I think those are "order codes" and you might need the "bin codes".  Page 2 of the XML Binning & Labeling guide shows the difference. 

To see an example of a Cree "bin code" in real life, check out the package in this photo.

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rojos wrote:

I think those are "order codes" and you might need the "bin codes".  Page 2 of the XML Binning & Labeling guide shows the difference. 

To see an example of a Cree "bin code" in real life, check out the package in this photo.

Ok, yes i saw those too but that info doesn't seem to be provided by Mouser. Those order codes are called the manufacturer part # by Mouser, so, still unknown what you are ordering?

 

scaru
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Tom E wrote:

rojos wrote:

I think those are "order codes" and you might need the "bin codes".  Page 2 of the XML Binning & Labeling guide shows the difference. 

To see an example of a Cree "bin code" in real life, check out the package in this photo.

Ok, yes i saw those too but that info doesn't seem to be provided by Mouser. Those order codes are called the manufacturer part # by Mouser, so, still unknown what you are ordering?

Sadly, I think that is true. One can get a general idea from the bin, but nothing conclusive. E.g. it is a U2 you know it is CW. 

scaru
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rojos wrote:

Tom E wrote:

Ok, yes i saw those too but that info doesn't seem to be provided by Mouser. Those order codes are called the manufacturer part # by Mouser, so, still unknown what you are ordering?

 Have you tried emailing them and asking for the bin codes?

That could be worth a shot. 

Turns out he deleted the comment after I hit the quote button. Wink

rojos
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Lol Scaru, I think that post of mine was up for all of 30 seconds.  

Here is my revised response:

Tom E wrote:

Ok, yes i saw those too but that info doesn't seem to be provided by Mouser. Those order codes are called the manufacturer part # by Mouser, so, still unknown what you are ordering?

Some sellers know the bin code and will tell you if you ask.  If the sales rep doesn't have that info handy, someone in the warehouse should know.  If they sell individual stars, the bin code is usually printed on the back of the star.  If they sell by the reel, the bin code is usually printed on the reel.  

Having said that, I've never tried calling Mouser, so I don't know if that's something they would do.  Same goes for Digikey. 

scaru
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rojos wrote:

Lol Scaru, I think that post of mine was up for all of 30 seconds.  

Sorry. Silly

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 I got 3 of the XM-L2 T6's, installed one today in a C8 pill - not too bad, similar to a 3C tint. But definitely would prefer the U2's, and now the U2's are showing in stock and the T6's are out of stock. The XML2 T6 seems to work ok, even though I originally put it in backwards - duhh, wish it was brighter though. Wonder if I did some damage - in theory I should be getting 3.77A but measuring only 3.6A. The U3 1C still seems to be brighter on a simple ceiling bounce test - the U3 1C is 3.8A bu design and measures 3.8A exactly. So, I should order a few XML2 U2's but for $7.37 plus shipping, not a great deal. I'm thinkin I may destroy some of the stars when removing them, so may need some blank stars but can't locate any, not even aluminum, forget about copper...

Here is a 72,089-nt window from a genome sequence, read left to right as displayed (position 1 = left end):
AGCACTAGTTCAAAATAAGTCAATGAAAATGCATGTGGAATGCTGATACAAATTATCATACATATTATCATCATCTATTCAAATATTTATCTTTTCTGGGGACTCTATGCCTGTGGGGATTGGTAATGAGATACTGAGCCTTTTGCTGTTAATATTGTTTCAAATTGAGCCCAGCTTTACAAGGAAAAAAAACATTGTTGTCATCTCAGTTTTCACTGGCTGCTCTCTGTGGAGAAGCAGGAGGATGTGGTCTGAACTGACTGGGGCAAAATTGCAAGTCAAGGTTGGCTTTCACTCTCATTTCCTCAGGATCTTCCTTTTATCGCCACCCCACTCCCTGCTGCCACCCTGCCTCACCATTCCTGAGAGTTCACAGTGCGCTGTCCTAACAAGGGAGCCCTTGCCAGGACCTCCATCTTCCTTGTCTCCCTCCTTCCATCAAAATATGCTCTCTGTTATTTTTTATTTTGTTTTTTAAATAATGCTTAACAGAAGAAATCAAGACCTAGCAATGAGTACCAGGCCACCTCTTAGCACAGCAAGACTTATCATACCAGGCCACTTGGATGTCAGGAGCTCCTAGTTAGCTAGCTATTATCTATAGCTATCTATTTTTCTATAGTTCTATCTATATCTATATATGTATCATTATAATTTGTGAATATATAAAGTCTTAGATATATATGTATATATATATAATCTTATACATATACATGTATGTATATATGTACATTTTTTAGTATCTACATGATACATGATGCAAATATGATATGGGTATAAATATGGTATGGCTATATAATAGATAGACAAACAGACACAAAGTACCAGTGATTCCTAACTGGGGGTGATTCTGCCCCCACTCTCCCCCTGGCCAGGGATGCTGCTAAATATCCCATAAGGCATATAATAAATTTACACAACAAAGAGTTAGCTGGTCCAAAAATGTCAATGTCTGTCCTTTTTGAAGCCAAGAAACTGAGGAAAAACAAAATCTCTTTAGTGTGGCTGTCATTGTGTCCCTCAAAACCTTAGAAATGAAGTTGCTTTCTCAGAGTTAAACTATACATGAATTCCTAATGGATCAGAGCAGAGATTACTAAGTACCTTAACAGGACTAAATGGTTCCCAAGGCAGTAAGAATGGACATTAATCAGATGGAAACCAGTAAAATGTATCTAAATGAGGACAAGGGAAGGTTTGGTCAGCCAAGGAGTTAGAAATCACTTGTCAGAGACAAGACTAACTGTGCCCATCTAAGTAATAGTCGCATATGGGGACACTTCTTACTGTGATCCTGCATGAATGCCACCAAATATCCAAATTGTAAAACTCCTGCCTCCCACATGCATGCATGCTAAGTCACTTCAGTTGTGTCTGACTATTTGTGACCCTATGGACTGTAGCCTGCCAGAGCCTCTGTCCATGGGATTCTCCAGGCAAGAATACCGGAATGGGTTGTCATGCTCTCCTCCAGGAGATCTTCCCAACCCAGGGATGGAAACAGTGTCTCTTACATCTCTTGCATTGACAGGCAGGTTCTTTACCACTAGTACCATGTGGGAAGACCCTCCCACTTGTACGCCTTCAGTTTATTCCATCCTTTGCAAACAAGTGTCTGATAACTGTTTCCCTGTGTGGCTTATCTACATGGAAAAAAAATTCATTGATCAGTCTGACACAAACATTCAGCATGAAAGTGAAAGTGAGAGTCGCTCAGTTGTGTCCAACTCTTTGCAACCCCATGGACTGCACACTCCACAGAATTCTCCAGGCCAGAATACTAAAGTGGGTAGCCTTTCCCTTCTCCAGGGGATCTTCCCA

Hhhmmm, may be off topic here with that info.... Still Mouser and Digikey are the two main sources to get the CREE LEDs bare, and you can't tell what tint you are buying? Weird...

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Tom E wrote:

Hhhmmm, may be off topic here with that info.... Still Mouser and Digikey are the two main sources to get the CREE LEDs bare, and you can't tell what tint you are buying? Weird...

They list the tint - ie 3000K, 4000K, 5000K.  Just not the tint bin - ie 7A vs 7B, 5A vs 5C, 3D vs 3C, etc.

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My limited general understanding of this subject is that daylight is broad spectrum light but LEDs are binned based on the dominant wavelength and also has other peaks as well as missing wavelengths. Does hi-cri mean that the led has a better broad spectrum output(fewer gaps) with the penalty being lower overall output?

Thanks! Smile

scaru
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citamul1 wrote:
My limited general understanding of this subject is that daylight is broad spectrum light but LEDs are binned based on the dominant wavelength and also has other peaks as well as missing wavelengths. Does hi-cri mean that the led has a better broad spectrum output(fewer gaps) with the penalty being lower overall output? Thanks! :)

Yes, it contains a much broader spectrum. If you look at the spectrum of the Nichia 219 (H1) it is much broader than the one of a XP-G. (See Below)

As you can tell, the Nichia 219 is superior in that way. Also one can see why the 2600k XP-G is higher CRI than the 5000k XP-G. 

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talking to Craig Shih from Illumination Supply about it and he said it’s just a roll of the die which tint you’ll get within a given kit no. One of the downsides of ordering bare LEDs from Mouser/ Digikey. Still, from what I’ve heard, all of the 3* tints are pretty nice.

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Great information here! Thanks a lot for compiling and sharing it. Sticky’d.